One by one, young children filled small plastic bags with pretzels and raisins. In addition to the trail mix bags, the students made small boxes to collect money. They are asked to put whatever amount they can inside the box and donate it to those who need it.
The activities and many others at The Newman School at Talmud Torah in St. Paul are in honor of Dr. Martin Luther King.
“We are making trail mix for people in need to honor him and what he did, said Ian Rosenberg-Scholl, a former student. “Everyone is equal, even though they don’t have everything other people have.”
For most Minnesota students, Martin Luther King Junior day is a day off school. For students at The Newman School, which includes students from preschool to second grade, it is an opportunity to learn more about the civil rights leader. The school opened its doors Monday to students and the community for an afternoon of music and activities related to King and his life’s work.
“In our tradition we study about people whose memories we want to preserve,” said Susan Cobin, principal of the private Jewish school. “We study their writing. We study their works and it’s not going to help anybody if these kids go to the mall.”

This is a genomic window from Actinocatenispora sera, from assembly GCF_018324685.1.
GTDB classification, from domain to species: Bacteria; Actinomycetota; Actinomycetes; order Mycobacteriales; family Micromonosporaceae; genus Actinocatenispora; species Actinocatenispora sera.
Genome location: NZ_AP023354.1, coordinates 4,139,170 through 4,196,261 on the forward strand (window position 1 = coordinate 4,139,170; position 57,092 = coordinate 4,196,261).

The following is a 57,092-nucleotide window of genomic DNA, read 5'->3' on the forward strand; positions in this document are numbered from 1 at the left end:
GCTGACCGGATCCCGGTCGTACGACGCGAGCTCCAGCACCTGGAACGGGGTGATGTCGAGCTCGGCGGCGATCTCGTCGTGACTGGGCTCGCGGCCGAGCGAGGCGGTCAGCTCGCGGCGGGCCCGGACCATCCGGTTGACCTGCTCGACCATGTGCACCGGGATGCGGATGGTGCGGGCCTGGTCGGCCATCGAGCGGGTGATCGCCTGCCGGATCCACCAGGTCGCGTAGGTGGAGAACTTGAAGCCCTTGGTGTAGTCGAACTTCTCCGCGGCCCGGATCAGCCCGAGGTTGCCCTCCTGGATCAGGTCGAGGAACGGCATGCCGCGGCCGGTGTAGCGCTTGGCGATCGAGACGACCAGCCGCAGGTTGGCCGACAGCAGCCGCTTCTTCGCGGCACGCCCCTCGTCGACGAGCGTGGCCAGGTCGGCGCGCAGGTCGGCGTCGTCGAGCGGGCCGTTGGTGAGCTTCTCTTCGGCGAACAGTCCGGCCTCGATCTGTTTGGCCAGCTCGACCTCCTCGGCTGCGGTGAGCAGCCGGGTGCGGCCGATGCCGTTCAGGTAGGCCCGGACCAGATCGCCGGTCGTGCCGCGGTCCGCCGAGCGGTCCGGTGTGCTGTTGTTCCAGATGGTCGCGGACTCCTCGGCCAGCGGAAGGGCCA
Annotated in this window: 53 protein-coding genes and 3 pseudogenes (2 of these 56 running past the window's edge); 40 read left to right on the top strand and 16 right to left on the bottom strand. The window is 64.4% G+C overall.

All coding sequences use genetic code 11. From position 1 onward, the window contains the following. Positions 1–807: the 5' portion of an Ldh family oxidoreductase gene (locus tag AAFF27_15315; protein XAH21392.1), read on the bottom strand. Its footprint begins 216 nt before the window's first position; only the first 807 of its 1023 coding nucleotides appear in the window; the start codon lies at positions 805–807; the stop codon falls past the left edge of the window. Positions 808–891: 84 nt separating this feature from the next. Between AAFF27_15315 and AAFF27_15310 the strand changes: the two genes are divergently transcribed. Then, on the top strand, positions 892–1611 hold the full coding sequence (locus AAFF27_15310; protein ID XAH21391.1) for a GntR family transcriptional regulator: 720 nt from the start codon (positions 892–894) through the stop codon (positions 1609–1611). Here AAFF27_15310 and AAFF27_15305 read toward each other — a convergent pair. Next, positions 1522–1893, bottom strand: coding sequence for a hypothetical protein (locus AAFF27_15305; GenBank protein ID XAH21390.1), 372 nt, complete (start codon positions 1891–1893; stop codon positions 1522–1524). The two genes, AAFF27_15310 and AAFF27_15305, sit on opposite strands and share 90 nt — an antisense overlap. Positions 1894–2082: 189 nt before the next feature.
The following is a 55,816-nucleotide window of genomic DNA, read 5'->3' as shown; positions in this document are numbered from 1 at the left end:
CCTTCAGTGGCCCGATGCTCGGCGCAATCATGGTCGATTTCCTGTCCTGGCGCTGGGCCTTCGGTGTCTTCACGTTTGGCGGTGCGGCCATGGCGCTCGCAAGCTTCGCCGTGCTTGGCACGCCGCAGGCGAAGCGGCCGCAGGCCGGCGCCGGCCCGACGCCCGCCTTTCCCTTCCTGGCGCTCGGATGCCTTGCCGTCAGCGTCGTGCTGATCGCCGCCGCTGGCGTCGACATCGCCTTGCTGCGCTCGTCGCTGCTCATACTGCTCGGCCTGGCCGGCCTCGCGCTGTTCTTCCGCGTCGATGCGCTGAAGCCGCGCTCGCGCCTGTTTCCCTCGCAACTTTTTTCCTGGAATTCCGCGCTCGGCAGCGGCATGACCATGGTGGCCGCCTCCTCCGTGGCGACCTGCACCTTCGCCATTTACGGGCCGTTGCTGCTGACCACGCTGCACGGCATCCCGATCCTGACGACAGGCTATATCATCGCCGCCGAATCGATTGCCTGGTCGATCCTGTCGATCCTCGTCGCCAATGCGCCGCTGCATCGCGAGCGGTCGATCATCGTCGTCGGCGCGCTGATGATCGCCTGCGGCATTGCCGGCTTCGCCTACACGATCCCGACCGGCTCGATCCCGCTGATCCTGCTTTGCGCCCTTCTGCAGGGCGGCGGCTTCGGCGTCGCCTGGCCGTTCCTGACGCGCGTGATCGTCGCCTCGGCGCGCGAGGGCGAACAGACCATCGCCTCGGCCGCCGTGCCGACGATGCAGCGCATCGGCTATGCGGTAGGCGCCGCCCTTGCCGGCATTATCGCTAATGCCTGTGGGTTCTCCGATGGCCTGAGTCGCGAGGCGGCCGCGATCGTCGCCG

Students sang inspirational songs and teachers read books that reinforce the theme that all races are equal. “For us it’s a no-brainer,” said Cobin. “We stay in school. We sing. We study. We do service. We hope that it is a contagious disease and the children catch it, and in their lives, they go out and do these things.”
When interviewed, students didn’t seem to mind their day of learning, even as other schools got the day off.
“It’s important to remember him because he helped people, not only black people but Asian people,” said Carlin Kringle, a second-grader. “He wanted to make sure everyone was treated fairly and the color of their skin didn’t matter.”